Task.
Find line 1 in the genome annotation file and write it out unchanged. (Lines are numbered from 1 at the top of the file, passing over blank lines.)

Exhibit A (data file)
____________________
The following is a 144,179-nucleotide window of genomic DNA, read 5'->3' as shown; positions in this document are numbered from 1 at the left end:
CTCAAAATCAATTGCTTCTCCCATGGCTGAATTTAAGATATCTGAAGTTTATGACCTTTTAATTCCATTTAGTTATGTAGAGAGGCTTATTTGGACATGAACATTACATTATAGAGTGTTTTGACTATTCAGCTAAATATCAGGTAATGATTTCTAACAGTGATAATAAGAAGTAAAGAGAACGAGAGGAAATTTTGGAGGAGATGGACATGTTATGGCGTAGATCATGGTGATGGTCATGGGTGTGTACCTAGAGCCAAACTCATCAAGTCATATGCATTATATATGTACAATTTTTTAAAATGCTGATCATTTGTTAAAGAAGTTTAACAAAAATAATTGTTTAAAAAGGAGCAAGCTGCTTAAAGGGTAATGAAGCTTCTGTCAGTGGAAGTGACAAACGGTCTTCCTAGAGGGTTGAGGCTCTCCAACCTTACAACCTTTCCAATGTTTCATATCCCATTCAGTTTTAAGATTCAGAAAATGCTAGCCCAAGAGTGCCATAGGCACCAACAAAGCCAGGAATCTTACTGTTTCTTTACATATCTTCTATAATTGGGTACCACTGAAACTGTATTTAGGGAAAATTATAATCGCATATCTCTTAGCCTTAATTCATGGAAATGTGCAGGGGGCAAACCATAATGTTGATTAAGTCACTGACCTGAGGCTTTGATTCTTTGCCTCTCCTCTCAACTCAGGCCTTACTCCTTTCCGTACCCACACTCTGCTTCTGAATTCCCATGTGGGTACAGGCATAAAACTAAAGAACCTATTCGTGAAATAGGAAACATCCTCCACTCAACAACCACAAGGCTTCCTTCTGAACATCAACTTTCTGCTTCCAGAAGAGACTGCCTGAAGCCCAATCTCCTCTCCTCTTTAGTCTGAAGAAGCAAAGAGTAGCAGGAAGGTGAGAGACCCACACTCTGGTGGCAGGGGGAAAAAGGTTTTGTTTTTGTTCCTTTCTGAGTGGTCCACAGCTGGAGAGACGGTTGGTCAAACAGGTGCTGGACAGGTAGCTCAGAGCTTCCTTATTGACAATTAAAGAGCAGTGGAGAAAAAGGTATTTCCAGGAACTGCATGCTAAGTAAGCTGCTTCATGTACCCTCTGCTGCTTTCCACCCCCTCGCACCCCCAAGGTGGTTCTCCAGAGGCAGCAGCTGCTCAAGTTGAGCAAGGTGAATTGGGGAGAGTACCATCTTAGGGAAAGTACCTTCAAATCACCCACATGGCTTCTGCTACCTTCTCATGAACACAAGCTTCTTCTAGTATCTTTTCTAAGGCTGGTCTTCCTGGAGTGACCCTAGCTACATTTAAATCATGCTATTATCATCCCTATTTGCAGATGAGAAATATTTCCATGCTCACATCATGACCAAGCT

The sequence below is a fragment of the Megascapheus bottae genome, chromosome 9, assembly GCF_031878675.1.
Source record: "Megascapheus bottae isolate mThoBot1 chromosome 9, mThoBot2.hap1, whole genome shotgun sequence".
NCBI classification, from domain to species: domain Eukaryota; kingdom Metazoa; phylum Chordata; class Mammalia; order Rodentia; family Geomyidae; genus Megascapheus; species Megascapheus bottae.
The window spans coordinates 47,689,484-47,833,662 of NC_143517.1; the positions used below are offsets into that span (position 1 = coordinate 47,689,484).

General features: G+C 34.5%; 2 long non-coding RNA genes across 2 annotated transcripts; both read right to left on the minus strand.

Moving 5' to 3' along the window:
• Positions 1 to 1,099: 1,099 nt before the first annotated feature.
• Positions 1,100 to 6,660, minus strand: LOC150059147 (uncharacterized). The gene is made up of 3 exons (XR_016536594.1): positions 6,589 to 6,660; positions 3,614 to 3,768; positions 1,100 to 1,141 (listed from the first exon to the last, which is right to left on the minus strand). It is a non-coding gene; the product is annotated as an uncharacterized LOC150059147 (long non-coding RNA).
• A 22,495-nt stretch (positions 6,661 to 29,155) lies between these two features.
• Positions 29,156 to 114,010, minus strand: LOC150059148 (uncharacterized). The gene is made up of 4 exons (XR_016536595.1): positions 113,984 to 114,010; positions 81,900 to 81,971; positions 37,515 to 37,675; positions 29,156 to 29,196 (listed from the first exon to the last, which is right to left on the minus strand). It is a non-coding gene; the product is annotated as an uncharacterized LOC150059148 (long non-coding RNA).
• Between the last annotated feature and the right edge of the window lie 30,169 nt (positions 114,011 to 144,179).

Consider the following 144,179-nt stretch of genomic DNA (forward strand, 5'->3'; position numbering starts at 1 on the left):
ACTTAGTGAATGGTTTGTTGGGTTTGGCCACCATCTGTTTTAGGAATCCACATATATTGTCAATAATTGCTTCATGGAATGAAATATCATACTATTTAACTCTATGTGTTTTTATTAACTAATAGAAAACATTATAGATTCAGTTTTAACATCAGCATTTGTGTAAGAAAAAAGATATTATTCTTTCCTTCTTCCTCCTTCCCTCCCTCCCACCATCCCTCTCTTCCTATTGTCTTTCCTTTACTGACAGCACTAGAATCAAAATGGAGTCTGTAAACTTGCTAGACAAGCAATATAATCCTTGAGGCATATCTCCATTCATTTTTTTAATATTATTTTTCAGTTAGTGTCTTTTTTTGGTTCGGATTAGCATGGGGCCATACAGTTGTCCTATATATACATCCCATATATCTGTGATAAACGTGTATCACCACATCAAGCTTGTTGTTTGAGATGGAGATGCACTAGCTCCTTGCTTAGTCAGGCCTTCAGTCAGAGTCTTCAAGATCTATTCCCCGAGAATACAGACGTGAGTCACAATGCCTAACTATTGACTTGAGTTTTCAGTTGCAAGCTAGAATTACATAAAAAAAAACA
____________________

The following is a 144,179-nucleotide window of genomic DNA, read 5'->3' as shown; positions in this document are numbered from 1 at the left end: